Guy I See Going to Work Every Day

Almost every day that I walk to the Metro, I see this guy:

image

And he always is in such a hurry to get to work, like he is power walking instead of just walking to the Metro at 8:00 am.   And I can never figure out if he’s genuinely that enthusiastic about his work, or if he’s rushing because he’s caught up in the frenetic worry of his job.

On the one hand, I think it’s exciting to love your job so much.  On the other, if he is of the latter variety, it’s really sad.  I hope that when I’m his age, I’m more excited about my family than my job.  While my career is definitely a priority for me and something that is important to my sanity and well-being, it will never be something for which I sacrifice my leisure and family time.

For example, while I enjoy working hard and being challenged,  I would never want a job that had me traveling 100% of the time, or one where I had to work overtime 50 weeks of the year, because by the time I’m his age and look back at my life, I don’t want a world of Mondays, e-mails, and conference meetings to be what I take out of it.  I want it to be these and these and these and these and these things.

Is there a balance, especially for women?  Yes, but it is almost as much work as the work itself.

Vicki

2 thoughts on “Guy I See Going to Work Every Day

  1. Vicki, it could be that he is trying to “impress” his pedometer or his Fitbit activity tracker device. I do this sometimes, esp when I have not clocked my daily steps and I have to pound the pavement in a rush to get them clocked. (Besides to be able to walk at a clip in one’s 50s or later is an achievement that is worth celebrating on its own).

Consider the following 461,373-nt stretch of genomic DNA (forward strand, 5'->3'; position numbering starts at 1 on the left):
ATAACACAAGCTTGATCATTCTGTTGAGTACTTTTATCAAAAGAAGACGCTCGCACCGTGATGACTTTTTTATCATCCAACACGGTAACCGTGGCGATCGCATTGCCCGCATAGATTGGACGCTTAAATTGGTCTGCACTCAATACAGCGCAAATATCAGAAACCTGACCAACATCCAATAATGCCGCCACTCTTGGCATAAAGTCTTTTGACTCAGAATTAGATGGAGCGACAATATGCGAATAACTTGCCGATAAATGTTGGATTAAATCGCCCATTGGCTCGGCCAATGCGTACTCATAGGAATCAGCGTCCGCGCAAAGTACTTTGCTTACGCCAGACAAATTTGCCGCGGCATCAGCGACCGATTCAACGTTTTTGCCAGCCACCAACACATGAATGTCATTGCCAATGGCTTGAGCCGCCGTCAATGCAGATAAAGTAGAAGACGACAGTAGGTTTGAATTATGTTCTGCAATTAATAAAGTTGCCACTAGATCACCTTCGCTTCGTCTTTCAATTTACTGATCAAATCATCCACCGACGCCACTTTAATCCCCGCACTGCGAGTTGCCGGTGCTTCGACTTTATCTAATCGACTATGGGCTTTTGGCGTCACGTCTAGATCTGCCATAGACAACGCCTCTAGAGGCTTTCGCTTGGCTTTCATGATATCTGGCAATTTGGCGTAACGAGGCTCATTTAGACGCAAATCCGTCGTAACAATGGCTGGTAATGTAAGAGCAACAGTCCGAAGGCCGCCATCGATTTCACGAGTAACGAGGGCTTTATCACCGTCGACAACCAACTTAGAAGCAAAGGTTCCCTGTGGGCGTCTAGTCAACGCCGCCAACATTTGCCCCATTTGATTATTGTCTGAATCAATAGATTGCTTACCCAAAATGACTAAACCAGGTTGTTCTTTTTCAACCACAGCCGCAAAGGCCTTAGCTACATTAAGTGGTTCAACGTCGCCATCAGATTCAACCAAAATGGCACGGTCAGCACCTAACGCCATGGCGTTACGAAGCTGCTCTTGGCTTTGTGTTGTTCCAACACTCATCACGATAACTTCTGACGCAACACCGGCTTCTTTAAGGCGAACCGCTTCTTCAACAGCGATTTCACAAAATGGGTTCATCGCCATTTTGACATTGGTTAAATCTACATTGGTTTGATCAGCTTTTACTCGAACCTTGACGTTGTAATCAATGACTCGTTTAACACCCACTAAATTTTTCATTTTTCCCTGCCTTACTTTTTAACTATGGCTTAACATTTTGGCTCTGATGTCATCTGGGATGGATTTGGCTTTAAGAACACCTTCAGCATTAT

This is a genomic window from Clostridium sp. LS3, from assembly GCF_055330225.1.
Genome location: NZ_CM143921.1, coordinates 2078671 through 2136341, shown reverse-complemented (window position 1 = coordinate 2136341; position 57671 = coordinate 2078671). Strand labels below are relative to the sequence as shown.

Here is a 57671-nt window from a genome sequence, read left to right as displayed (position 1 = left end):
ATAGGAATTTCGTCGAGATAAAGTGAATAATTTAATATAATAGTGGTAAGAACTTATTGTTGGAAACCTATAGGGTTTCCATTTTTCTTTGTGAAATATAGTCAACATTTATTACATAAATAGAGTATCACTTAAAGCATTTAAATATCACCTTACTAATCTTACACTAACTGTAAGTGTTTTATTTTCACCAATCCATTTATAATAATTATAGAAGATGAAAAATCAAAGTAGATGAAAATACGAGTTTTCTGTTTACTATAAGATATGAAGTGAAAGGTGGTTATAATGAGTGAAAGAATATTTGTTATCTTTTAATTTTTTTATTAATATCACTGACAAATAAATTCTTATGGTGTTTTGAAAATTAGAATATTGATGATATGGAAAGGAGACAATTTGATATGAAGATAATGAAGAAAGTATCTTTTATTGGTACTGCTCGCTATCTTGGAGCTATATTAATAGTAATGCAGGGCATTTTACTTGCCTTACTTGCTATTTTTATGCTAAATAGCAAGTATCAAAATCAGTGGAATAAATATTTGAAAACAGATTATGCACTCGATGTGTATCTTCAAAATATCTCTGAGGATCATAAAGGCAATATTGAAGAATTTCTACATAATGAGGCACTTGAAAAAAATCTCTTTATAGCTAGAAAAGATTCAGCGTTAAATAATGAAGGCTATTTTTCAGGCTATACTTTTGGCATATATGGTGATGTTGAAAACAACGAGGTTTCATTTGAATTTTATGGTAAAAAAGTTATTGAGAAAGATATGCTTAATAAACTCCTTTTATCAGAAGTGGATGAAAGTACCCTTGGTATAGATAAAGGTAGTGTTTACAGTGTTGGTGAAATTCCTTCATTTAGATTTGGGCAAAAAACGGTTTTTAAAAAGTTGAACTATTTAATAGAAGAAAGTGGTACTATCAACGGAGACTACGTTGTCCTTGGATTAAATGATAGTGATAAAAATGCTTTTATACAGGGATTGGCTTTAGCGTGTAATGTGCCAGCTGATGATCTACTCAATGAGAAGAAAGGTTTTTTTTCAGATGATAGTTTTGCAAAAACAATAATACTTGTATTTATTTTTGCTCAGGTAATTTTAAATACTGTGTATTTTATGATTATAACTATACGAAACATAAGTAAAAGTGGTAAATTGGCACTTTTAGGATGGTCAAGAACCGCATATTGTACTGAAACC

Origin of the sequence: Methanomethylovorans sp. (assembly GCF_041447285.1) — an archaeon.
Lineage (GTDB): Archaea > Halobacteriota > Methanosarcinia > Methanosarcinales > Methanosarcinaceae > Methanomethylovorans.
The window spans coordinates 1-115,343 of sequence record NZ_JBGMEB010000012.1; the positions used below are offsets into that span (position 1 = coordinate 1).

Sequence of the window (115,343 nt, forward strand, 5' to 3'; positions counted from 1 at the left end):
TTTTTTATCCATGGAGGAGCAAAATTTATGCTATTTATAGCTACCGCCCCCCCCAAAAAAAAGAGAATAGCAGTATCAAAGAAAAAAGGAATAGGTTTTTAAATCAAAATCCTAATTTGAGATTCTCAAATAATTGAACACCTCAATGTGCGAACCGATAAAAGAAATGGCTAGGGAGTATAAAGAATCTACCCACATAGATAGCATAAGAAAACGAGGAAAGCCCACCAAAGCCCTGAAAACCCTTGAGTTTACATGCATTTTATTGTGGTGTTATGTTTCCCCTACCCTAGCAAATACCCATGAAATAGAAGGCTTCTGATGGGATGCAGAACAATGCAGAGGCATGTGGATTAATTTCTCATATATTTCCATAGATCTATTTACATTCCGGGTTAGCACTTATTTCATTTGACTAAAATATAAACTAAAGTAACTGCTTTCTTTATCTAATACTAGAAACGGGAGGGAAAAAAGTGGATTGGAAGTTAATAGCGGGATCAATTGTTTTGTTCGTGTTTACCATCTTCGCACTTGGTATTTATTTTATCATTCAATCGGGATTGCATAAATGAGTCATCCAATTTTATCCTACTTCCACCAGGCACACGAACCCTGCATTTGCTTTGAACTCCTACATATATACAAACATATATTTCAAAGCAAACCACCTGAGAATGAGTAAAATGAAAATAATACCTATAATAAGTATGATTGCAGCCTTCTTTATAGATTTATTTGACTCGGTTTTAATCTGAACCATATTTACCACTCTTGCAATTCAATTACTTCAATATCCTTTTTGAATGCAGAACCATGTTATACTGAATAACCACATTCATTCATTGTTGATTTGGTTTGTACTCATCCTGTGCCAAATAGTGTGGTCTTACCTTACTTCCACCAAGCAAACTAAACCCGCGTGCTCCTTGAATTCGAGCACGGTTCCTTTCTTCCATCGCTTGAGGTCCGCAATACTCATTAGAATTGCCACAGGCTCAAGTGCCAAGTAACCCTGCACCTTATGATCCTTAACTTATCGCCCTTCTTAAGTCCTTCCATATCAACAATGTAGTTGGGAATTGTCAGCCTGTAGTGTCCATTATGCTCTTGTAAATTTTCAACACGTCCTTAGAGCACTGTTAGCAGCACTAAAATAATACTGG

Also people, who love their jobs/ work/ calling, never have to retire. I know at least three persons (aged 70, 76 and 79) who still work 5-6 days a week and enjoy all the stimulation that results from working with new ideas, new tech and new people. None of them needs the money, all have close-knit families and grandchildren they communicate regularly with, all have hobbies and rich lives and friends. They wake with a spring in their step at the thought of another day. It is most fantastic and inspiring talking with them. They keep up with things and are delightful and instructive company. Sometimes I worry for cultures that force their elders to retire into old-age homes and lose all the benefit of their wisdom and their Weltanschauung. :-/

    1. I’m not knocking loving work as long as you are able to do it and as long as it fulfills you. I know I’d be bored out of my mind if I weren’t working and constantly being challenged. I’m just picking up on the Western concept of valuing work above all here. After all, in the U.S. employers are not required by law to give any vacation days. And that’s what makes me sad.

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